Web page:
The cuisine of Taiwan's indigenous peoples traditionally was very different from that of the Chinese. Tribes living in the mountains lived off the mountains, meaning they depended on hunting and gathering. Primary game included wild boar, deer and Formosan muntjac. The meat was not always cooked, but sometimes preserved raw in salt. It is possible to find preserved wild boar meat in some restaurants serving traditional indigenous cuisine, but it is definitely an acquired taste. For cooking, traditionally meat was grilled on a piece of slate over an open fire.
Those tribes living near the ocean or rivers also fished. In April, for the Yami (Tau) of Orchid Island, it is flying fish season, and this is when it is possible to find this dish on indigenous restaurant menus.
But, no matter whether it was fish or game, the catch was shared among members of the village, as the indigenous peoples once practiced a sharing culture.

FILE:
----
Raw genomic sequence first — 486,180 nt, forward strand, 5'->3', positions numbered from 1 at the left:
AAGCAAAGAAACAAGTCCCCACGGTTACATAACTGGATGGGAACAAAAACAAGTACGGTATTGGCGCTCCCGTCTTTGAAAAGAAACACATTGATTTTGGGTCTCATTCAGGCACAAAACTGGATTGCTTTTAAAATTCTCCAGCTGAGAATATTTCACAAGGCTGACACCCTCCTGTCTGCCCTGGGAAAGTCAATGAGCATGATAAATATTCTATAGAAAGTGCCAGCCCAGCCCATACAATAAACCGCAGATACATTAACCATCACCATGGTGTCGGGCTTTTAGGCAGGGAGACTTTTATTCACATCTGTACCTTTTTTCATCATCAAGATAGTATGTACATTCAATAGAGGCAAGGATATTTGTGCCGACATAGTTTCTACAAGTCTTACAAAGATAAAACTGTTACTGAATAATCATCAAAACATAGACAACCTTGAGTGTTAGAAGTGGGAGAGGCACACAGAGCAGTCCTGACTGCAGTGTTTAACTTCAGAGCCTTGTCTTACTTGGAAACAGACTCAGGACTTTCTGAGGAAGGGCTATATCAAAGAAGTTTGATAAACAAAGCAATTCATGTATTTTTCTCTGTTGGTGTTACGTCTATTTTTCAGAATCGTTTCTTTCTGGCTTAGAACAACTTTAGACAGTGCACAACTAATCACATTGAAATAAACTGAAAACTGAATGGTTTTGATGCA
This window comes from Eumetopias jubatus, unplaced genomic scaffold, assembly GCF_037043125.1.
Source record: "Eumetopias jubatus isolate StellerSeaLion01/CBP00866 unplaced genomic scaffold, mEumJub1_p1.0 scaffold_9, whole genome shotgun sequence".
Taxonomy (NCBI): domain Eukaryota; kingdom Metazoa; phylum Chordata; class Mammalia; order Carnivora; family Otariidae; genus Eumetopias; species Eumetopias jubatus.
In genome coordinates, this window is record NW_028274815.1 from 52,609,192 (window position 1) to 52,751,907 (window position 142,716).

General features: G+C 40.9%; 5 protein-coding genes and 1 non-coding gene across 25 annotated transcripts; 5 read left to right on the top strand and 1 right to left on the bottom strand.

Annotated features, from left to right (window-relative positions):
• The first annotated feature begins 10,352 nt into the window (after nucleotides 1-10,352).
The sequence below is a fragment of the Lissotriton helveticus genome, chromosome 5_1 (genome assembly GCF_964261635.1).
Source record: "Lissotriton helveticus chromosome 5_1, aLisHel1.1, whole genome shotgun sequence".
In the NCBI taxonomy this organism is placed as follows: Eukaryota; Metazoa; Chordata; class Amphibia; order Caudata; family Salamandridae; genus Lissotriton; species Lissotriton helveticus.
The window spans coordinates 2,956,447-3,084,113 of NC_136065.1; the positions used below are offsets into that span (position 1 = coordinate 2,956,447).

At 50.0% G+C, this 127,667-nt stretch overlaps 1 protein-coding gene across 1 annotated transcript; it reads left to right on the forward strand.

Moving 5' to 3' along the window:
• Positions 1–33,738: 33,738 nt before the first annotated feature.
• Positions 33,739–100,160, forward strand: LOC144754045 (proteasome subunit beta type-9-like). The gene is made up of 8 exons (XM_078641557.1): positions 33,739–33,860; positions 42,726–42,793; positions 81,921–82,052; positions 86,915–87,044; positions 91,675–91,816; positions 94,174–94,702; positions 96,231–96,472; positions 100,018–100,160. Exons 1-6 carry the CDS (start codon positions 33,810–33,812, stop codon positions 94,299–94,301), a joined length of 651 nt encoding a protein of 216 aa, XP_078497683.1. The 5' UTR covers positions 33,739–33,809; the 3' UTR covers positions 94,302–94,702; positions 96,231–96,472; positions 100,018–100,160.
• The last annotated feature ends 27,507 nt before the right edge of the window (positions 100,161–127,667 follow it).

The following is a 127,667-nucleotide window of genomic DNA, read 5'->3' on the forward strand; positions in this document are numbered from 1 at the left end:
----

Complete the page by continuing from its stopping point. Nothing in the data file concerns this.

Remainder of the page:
To go along with meat or fish, wild greens were gathered. Today, villagers still gather wild plants or grow their own. Betel nut flowers are also eaten, and now can be found served as salad.
Millet is a traditional staple of Taiwan's indigenous peoples. It was made into a glutinous mixture for eating or used to make millet wine. Alcohol was traditionally used very sparingly among Taiwan's indigenous peoples, strictly for festivals and ceremonies. There was no "drinking culture", and in fact, some tribes, like the Rukai, did not traditionally refer to millet wine as liquor, but as "water that makes one less shy".
In Taichung City, it is possible to try indigenous cuisine at Gulu Gulu Restaurant near the Taiwan Museum of Art on the WuQuan Parkway.